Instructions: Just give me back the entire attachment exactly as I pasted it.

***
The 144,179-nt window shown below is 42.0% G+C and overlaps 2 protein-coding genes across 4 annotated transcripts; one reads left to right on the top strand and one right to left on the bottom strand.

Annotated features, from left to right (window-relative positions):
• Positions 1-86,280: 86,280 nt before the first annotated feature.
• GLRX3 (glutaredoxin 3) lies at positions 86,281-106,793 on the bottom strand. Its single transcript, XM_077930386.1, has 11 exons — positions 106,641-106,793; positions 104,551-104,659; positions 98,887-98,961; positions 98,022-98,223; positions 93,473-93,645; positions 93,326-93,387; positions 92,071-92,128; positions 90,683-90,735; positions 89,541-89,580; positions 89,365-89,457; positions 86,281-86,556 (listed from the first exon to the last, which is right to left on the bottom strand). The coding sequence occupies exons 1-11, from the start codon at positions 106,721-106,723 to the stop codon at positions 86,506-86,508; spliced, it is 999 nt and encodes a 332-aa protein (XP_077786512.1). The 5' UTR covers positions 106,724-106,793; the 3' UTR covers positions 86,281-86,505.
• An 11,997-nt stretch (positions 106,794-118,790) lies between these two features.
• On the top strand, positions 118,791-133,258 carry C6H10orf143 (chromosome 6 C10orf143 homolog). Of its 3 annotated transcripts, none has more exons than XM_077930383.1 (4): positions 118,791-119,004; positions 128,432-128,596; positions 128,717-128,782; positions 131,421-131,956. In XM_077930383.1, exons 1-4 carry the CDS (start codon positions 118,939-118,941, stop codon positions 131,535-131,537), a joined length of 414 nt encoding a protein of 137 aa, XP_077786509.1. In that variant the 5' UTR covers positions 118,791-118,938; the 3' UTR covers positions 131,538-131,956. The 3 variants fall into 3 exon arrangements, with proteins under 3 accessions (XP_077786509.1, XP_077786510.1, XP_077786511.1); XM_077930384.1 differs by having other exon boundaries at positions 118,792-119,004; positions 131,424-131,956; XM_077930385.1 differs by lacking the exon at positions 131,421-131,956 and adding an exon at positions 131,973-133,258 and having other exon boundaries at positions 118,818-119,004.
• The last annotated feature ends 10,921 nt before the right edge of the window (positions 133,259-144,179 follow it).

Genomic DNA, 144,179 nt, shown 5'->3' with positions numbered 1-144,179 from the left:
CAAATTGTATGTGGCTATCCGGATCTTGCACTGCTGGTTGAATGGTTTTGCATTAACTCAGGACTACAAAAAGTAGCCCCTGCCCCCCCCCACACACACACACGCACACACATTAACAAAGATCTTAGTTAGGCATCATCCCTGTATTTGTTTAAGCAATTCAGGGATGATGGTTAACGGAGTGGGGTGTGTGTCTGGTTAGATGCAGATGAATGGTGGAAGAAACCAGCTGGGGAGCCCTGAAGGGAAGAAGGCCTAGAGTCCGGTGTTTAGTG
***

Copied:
The 144,179-nt window shown below is 42.0% G+C and overlaps 2 protein-coding genes across 4 annotated transcripts; one reads left to right on the top strand and one right to left on the bottom strand.

Annotated features, from left to right (window-relative positions):
• Positions 1-86,280: 86,280 nt before the first annotated feature.
• GLRX3 (glutaredoxin 3) lies at positions 86,281-106,793 on the bottom strand. Its single transcript, XM_077930386.1, has 11 exons — positions 106,641-106,793; positions 104,551-104,659; positions 98,887-98,961; positions 98,022-98,223; positions 93,473-93,645; positions 93,326-93,387; positions 92,071-92,128; positions 90,683-90,735; positions 89,541-89,580; positions 89,365-89,457; positions 86,281-86,556 (listed from the first exon to the last, which is right to left on the bottom strand). The coding sequence occupies exons 1-11, from the start codon at positions 106,721-106,723 to the stop codon at positions 86,506-86,508; spliced, it is 999 nt and encodes a 332-aa protein (XP_077786512.1). The 5' UTR covers positions 106,724-106,793; the 3' UTR covers positions 86,281-86,505.
• An 11,997-nt stretch (positions 106,794-118,790) lies between these two features.
• On the top strand, positions 118,791-133,258 carry C6H10orf143 (chromosome 6 C10orf143 homolog). Of its 3 annotated transcripts, none has more exons than XM_077930383.1 (4): positions 118,791-119,004; positions 128,432-128,596; positions 128,717-128,782; positions 131,421-131,956. In XM_077930383.1, exons 1-4 carry the CDS (start codon positions 118,939-118,941, stop codon positions 131,535-131,537), a joined length of 414 nt encoding a protein of 137 aa, XP_077786509.1. In that variant the 5' UTR covers positions 118,791-118,938; the 3' UTR covers positions 131,538-131,956. The 3 variants fall into 3 exon arrangements, with proteins under 3 accessions (XP_077786509.1, XP_077786510.1, XP_077786511.1); XM_077930384.1 differs by having other exon boundaries at positions 118,792-119,004; positions 131,424-131,956; XM_077930385.1 differs by lacking the exon at positions 131,421-131,956 and adding an exon at positions 131,973-133,258 and having other exon boundaries at positions 118,818-119,004.
• The last annotated feature ends 10,921 nt before the right edge of the window (positions 133,259-144,179 follow it).

Genomic DNA, 144,179 nt, shown 5'->3' with positions numbered 1-144,179 from the left:
CAAATTGTATGTGGCTATCCGGATCTTGCACTGCTGGTTGAATGGTTTTGCATTAACTCAGGACTACAAAAAGTAGCCCCTGCCCCCCCCCACACACACACACGCACACACATTAACAAAGATCTTAGTTAGGCATCATCCCTGTATTTGTTTAAGCAATTCAGGGATGATGGTTAACGGAGTGGGGTGTGTGTCTGGTTAGATGCAGATGAATGGTGGAAGAAACCAGCTGGGGAGCCCTGAAGGGAAGAAGGCCTAGAGTCCGGTGTTTAGTG